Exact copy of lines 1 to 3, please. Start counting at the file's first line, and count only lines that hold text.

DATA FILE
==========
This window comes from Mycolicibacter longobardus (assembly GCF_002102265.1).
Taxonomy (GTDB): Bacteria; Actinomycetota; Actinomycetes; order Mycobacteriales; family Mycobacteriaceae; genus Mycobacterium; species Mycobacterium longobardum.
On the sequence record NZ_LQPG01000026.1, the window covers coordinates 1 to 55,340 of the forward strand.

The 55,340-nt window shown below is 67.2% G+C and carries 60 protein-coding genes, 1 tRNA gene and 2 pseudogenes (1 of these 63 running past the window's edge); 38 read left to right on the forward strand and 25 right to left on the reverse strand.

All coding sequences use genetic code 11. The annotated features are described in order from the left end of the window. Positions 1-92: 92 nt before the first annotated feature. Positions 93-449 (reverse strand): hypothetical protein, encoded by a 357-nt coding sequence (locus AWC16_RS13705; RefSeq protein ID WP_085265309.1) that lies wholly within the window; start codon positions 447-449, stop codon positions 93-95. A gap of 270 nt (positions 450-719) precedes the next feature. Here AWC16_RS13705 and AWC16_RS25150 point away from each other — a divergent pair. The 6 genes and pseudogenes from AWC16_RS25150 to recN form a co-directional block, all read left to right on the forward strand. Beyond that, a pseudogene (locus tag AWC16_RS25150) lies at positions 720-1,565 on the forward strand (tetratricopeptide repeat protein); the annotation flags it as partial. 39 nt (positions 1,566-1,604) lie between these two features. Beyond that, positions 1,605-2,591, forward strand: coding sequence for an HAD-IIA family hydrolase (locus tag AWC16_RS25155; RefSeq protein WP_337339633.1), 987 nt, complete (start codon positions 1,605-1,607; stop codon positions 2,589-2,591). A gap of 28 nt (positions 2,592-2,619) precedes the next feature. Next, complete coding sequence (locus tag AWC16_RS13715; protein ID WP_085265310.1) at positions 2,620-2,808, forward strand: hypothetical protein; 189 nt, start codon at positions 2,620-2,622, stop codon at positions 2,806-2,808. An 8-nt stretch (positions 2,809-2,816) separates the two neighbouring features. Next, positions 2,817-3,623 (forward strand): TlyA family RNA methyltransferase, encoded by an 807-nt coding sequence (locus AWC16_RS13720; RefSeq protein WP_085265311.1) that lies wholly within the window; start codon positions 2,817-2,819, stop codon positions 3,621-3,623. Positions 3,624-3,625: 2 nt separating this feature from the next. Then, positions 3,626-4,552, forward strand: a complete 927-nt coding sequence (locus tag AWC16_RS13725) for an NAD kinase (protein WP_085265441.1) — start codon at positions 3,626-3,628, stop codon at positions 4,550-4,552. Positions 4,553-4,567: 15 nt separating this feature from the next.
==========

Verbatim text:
This window comes from Mycolicibacter longobardus (assembly GCF_002102265.1).
Taxonomy (GTDB): Bacteria; Actinomycetota; Actinomycetes; order Mycobacteriales; family Mycobacteriaceae; genus Mycobacterium; species Mycobacterium longobardum.
On the sequence record NZ_LQPG01000026.1, the window covers coordinates 1 to 55,340 of the forward strand.